Published June 8, 2006
ATLANTA (BP) — Georgia’s Supreme Court announced May 30 it would hear the state’s marriage amendment case on an expedited basis, which might make a proposed special session of the state legislature unnecessary.
The high court on June 27 will consider whether the amendment – passed by 76 percent of voters in 2004 – is unconstitutional. A lower court judge May 16 struck down the amendment, ruling it violated the state constitution’s single-subject rule by dealing with two issues: “gay marriage” and same-sex civil unions. Supporters of the amendment say the issues are in fact one issue: homosexual relations.
Georgia Gov. Sonny Perdue, a Republican and member of First Baptist Church in Woodstock, had said he was considering calling a special session if the state Supreme Court didn’t rule on the amendment by Aug. 7. The goal of the special session would be to place a marriage amendment on the November ballot.
“We are pleased that the Supreme Court has decided to expedite this case,” said Perdue spokeswoman Heather Hedrick. “We’re hopeful that the justices will rule to uphold the overwhelming decision of the people of Georgia that marriage in this state should consist of one man and one woman.”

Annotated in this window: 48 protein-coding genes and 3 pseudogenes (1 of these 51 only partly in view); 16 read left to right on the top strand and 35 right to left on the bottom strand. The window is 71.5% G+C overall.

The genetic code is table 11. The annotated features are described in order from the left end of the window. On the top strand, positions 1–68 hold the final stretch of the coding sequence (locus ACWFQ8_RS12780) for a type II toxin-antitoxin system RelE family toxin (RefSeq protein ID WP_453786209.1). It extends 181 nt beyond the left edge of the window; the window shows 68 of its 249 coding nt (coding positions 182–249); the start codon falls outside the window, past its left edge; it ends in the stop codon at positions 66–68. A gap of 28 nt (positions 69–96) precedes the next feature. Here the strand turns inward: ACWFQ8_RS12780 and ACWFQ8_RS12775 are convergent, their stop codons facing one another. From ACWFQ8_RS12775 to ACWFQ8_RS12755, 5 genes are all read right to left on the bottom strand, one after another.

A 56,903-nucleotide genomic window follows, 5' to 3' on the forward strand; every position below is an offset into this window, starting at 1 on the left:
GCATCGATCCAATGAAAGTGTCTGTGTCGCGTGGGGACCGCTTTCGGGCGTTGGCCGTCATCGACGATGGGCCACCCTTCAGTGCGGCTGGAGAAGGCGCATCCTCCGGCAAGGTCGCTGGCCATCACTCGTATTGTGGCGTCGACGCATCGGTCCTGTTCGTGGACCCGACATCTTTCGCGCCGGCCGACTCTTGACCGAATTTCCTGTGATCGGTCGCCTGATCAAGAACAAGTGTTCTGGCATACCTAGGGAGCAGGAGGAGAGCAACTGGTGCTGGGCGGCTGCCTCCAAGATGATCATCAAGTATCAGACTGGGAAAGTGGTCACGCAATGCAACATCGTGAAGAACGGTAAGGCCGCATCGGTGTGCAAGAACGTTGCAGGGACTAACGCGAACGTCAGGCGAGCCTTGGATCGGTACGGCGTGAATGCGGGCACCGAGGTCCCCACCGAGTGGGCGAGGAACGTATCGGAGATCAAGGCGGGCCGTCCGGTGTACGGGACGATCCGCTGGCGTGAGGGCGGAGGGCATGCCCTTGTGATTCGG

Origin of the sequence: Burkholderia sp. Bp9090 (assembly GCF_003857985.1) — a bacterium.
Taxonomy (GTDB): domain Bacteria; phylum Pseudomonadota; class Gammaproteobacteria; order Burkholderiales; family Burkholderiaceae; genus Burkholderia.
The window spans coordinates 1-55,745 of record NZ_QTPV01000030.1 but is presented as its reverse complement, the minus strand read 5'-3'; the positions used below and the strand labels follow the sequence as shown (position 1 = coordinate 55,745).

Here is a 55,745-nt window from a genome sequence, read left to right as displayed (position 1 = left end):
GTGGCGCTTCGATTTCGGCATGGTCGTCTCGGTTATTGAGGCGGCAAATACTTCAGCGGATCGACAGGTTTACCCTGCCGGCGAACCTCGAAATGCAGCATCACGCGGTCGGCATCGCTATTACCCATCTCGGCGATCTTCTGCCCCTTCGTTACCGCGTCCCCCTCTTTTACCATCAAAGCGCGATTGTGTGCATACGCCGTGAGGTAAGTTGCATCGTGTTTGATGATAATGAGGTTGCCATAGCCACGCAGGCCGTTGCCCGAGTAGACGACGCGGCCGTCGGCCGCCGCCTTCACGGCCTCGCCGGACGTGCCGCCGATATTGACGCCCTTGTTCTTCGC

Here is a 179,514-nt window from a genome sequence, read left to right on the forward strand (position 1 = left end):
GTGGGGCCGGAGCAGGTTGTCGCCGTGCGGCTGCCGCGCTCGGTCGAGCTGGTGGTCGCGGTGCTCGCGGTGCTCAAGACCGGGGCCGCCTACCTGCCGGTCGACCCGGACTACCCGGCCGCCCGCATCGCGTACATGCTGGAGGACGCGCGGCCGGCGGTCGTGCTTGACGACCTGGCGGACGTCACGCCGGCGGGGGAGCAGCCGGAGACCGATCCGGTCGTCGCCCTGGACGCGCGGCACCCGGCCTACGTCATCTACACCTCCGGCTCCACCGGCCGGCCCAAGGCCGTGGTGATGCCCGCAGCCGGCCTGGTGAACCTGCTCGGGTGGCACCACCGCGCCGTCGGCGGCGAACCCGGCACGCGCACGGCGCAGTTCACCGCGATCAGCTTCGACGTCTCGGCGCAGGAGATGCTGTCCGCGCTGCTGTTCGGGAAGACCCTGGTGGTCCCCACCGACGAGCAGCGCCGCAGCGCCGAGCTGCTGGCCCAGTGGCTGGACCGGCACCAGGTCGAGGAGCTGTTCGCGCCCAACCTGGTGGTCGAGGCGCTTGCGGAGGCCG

Perdue still could presumably call a special session if the seven-member Georgia Supreme Court affirms the lower court’s ruling.
The lawsuit against the amendment was brought in part by Lambda Legal, a homosexual activist organization, and the American Civil Liberties Union of Georgia.
Georgia is one of 19 states to adopt a constitutional marriage amendment. That number could surge past 25 by year’s end.
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